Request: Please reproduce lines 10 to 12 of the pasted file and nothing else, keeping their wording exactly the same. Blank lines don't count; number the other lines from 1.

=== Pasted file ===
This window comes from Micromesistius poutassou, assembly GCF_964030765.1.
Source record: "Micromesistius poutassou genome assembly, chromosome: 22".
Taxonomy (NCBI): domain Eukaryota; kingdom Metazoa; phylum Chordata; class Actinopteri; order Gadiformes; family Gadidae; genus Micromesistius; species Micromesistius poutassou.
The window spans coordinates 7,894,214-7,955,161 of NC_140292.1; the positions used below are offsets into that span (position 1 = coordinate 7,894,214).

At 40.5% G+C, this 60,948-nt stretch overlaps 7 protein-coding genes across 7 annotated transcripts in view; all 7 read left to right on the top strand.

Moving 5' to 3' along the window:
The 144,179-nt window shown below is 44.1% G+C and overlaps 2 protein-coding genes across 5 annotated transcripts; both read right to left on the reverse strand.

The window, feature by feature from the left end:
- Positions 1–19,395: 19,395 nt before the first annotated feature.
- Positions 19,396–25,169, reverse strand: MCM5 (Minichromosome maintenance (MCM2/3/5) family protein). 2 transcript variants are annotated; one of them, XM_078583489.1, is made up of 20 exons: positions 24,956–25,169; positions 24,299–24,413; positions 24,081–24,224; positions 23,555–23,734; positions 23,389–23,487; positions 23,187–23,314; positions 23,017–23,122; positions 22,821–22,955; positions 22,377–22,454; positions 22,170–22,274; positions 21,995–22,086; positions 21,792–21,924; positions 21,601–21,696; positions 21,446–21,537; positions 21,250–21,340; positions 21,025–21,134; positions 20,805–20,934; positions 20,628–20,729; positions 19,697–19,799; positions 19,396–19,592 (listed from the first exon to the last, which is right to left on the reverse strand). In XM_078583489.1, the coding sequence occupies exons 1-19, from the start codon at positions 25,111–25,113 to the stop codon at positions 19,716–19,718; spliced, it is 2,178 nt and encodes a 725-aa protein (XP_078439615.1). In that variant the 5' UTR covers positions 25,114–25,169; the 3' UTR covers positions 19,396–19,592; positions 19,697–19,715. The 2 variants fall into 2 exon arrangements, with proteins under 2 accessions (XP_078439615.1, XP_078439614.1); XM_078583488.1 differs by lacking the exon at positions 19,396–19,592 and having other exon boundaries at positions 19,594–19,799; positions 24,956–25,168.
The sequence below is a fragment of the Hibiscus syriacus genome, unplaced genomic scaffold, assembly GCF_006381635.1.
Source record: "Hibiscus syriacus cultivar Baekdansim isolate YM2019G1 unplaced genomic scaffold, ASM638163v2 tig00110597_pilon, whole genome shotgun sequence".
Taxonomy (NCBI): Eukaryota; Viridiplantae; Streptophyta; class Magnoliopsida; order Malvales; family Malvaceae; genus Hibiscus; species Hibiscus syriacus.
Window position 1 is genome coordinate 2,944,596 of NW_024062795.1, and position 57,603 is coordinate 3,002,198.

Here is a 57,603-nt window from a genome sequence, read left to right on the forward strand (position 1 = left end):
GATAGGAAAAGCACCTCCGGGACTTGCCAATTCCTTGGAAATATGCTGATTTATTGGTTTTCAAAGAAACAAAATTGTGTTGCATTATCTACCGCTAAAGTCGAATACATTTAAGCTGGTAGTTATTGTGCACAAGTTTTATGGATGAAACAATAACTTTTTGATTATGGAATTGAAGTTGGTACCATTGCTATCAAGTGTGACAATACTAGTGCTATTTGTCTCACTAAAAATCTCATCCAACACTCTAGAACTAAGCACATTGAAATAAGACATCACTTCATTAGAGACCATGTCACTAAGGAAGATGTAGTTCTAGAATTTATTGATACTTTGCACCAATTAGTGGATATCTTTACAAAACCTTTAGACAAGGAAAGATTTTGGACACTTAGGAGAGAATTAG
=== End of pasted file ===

- Positions 19,396–25,169, reverse strand: MCM5 (Minichromosome maintenance (MCM2/3/5) family protein). 2 transcript variants are annotated; one of them, XM_078583489.1, is made up of 20 exons: positions 24,956–25,169; positions 24,299–24,413; positions 24,081–24,224; positions 23,555–23,734; positions 23,389–23,487; positions 23,187–23,314; positions 23,017–23,122; positions 22,821–22,955; positions 22,377–22,454; positions 22,170–22,274; positions 21,995–22,086; positions 21,792–21,924; positions 21,601–21,696; positions 21,446–21,537; positions 21,250–21,340; positions 21,025–21,134; positions 20,805–20,934; positions 20,628–20,729; positions 19,697–19,799; positions 19,396–19,592 (listed from the first exon to the last, which is right to left on the reverse strand). In XM_078583489.1, the coding sequence occupies exons 1-19, from the start codon at positions 25,111–25,113 to the stop codon at positions 19,716–19,718; spliced, it is 2,178 nt and encodes a 725-aa protein (XP_078439615.1). In that variant the 5' UTR covers positions 25,114–25,169; the 3' UTR covers positions 19,396–19,592; positions 19,697–19,715. The 2 variants fall into 2 exon arrangements, with proteins under 2 accessions (XP_078439615.1, XP_078439614.1); XM_078583488.1 differs by lacking the exon at positions 19,396–19,592 and having other exon boundaries at positions 19,594–19,799; positions 24,956–25,168.
The sequence below is a fragment of the Hibiscus syriacus genome, unplaced genomic scaffold, assembly GCF_006381635.1.
Source record: "Hibiscus syriacus cultivar Baekdansim isolate YM2019G1 unplaced genomic scaffold, ASM638163v2 tig00110597_pilon, whole genome shotgun sequence".